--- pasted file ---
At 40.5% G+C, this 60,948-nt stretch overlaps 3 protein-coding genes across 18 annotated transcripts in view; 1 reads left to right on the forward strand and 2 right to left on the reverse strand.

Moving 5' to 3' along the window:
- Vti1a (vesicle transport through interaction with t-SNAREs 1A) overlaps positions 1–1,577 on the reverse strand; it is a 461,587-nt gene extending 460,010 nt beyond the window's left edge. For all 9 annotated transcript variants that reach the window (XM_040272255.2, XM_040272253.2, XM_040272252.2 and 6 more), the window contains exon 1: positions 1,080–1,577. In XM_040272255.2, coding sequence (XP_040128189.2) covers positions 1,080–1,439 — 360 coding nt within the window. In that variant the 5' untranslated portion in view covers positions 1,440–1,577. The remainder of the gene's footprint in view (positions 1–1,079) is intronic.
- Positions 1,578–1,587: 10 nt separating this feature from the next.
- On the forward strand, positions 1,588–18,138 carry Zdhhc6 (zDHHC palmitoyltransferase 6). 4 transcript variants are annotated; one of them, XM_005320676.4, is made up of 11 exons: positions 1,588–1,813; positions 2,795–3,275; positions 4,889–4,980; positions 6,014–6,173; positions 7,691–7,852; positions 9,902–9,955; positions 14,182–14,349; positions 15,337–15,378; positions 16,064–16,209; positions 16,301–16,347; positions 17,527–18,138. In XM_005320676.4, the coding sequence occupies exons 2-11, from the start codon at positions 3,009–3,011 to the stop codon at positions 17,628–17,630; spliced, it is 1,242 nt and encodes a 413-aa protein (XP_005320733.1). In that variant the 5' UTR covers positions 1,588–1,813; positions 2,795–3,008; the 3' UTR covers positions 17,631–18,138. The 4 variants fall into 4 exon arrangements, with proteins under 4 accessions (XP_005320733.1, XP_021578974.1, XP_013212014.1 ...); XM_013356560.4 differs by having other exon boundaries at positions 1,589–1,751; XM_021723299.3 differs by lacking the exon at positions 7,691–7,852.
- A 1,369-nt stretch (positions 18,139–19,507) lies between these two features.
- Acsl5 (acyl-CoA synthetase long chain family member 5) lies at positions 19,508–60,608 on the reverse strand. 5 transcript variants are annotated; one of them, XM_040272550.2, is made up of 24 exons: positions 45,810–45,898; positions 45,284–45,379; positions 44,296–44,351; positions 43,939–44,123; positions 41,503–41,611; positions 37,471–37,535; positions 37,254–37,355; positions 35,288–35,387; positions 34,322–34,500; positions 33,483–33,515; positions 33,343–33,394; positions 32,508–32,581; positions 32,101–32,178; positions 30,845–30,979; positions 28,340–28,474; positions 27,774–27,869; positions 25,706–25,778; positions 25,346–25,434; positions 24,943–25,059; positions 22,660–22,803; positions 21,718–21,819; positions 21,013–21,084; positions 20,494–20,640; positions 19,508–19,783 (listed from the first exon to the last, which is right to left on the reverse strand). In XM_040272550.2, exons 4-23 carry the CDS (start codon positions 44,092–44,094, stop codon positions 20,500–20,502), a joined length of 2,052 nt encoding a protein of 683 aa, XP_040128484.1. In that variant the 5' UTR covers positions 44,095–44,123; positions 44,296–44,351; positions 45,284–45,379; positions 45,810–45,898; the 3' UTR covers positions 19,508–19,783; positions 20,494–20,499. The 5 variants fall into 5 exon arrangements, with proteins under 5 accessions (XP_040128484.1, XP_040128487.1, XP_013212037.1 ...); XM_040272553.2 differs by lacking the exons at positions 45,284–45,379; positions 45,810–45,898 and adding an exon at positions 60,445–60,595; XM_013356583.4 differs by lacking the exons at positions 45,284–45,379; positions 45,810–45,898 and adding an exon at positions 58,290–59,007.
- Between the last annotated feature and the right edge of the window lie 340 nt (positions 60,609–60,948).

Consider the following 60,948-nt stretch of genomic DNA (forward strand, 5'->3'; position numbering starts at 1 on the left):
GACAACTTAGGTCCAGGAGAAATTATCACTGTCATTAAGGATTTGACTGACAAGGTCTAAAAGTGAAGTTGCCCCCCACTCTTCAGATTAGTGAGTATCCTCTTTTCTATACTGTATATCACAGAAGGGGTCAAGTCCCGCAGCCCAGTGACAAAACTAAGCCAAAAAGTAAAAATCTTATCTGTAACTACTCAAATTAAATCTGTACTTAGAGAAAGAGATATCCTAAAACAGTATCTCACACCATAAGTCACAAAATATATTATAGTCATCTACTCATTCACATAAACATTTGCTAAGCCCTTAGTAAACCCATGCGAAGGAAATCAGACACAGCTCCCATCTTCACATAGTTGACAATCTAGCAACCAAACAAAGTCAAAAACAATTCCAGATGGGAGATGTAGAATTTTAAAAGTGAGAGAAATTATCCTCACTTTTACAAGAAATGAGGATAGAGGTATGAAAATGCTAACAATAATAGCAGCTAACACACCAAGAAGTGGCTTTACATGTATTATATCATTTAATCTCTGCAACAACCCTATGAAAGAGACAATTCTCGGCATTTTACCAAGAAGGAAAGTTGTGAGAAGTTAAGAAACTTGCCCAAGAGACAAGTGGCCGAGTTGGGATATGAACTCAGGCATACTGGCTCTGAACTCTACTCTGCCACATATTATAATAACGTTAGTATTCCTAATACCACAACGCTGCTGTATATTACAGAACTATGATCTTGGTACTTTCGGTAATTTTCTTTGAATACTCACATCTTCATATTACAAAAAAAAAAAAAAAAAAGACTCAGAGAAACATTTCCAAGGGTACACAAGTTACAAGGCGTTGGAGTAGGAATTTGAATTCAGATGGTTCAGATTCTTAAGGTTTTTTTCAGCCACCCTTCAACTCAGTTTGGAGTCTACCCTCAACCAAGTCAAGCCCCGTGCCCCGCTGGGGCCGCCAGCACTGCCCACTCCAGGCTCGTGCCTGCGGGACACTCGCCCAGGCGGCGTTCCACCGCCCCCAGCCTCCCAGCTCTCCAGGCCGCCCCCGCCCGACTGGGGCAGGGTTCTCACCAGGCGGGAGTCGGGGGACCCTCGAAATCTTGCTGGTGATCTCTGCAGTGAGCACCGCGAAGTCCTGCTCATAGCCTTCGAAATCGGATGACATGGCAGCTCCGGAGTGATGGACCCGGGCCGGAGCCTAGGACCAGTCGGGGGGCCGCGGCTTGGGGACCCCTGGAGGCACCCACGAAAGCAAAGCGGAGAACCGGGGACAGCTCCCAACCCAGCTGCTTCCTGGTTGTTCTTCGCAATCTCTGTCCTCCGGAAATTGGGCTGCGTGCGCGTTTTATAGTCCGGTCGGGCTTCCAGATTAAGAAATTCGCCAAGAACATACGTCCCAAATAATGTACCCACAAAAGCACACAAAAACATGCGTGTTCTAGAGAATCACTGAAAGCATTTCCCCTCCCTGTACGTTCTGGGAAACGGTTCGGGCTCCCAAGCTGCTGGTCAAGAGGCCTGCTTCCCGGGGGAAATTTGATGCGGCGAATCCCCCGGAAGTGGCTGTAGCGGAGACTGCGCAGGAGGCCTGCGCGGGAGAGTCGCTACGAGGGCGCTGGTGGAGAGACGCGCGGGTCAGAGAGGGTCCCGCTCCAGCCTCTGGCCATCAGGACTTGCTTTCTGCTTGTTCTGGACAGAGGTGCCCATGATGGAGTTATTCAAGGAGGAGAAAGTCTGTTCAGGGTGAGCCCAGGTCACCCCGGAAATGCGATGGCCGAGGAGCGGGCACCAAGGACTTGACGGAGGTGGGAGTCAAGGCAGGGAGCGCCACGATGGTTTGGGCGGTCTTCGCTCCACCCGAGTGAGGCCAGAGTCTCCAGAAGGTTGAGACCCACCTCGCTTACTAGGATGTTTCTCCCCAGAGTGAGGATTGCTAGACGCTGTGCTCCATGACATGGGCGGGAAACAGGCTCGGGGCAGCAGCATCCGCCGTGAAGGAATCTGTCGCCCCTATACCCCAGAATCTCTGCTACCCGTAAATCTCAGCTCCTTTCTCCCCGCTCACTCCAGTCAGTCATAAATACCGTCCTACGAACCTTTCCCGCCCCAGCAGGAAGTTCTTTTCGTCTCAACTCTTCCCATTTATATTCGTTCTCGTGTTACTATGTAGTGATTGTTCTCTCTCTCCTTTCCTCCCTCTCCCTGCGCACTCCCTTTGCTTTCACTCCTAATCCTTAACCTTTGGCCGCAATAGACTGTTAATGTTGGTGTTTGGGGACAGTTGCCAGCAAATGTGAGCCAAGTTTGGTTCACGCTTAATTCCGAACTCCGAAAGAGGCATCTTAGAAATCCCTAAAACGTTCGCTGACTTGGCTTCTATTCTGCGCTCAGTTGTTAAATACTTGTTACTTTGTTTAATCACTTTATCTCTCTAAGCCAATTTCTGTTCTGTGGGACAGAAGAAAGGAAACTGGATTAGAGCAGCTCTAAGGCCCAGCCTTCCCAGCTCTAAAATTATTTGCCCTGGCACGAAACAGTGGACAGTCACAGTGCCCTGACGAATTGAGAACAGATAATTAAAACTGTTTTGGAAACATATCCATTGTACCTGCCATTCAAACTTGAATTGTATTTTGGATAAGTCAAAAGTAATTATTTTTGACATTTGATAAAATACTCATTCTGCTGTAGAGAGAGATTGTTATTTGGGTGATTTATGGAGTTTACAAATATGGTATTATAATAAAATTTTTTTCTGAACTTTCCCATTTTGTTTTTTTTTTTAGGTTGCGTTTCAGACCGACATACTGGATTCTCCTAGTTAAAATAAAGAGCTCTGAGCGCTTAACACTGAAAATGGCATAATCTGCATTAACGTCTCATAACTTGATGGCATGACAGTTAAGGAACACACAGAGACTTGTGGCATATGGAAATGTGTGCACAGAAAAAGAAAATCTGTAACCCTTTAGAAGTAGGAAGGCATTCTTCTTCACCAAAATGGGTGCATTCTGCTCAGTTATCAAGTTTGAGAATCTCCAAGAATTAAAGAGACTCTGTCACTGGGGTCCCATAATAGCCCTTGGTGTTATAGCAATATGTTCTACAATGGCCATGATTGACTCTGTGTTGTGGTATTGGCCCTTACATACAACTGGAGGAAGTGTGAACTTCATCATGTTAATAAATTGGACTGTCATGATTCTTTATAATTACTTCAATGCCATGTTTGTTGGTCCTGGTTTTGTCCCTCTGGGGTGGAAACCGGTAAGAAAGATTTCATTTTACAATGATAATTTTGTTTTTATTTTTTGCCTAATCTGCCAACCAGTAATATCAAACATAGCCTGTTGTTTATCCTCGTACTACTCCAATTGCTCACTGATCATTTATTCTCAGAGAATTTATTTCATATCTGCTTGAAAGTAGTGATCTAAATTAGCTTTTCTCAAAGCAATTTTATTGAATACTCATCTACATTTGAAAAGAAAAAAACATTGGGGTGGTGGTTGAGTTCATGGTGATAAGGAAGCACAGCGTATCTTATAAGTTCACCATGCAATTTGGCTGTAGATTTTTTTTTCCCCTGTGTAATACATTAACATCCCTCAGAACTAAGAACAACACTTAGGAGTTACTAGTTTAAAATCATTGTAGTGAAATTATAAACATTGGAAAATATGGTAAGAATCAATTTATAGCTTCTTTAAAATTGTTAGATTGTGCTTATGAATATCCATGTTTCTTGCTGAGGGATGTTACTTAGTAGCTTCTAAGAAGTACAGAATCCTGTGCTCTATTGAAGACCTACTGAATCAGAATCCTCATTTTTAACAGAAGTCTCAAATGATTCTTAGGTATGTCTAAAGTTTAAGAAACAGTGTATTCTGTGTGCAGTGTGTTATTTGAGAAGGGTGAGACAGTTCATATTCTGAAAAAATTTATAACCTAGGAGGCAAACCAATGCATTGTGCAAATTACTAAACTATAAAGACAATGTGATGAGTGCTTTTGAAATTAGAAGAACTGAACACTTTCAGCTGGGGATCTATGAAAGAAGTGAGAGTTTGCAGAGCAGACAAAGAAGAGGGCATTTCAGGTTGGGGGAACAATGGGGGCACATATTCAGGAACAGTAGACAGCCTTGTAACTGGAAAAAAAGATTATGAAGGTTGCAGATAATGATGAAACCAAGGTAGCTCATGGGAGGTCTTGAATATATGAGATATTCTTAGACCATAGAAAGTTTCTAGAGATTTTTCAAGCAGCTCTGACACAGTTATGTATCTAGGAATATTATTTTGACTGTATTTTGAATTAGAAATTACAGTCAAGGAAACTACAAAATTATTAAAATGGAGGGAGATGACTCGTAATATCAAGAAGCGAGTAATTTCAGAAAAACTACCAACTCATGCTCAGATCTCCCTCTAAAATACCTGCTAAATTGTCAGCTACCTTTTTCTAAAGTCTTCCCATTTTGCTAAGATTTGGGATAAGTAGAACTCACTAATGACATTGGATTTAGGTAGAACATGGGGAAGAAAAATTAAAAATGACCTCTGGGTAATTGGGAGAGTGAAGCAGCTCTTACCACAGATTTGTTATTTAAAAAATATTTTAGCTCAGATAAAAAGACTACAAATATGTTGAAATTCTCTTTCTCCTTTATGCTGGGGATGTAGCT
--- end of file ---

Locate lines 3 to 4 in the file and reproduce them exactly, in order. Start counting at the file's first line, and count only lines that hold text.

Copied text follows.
- Vti1a (vesicle transport through interaction with t-SNAREs 1A) overlaps positions 1–1,577 on the reverse strand; it is a 461,587-nt gene extending 460,010 nt beyond the window's left edge. For all 9 annotated transcript variants that reach the window (XM_040272255.2, XM_040272253.2, XM_040272252.2 and 6 more), the window contains exon 1: positions 1,080–1,577. In XM_040272255.2, coding sequence (XP_040128189.2) covers positions 1,080–1,439 — 360 coding nt within the window. In that variant the 5' untranslated portion in view covers positions 1,440–1,577. The remainder of the gene's footprint in view (positions 1–1,079) is intronic.
- Positions 1,578–1,587: 10 nt separating this feature from the next.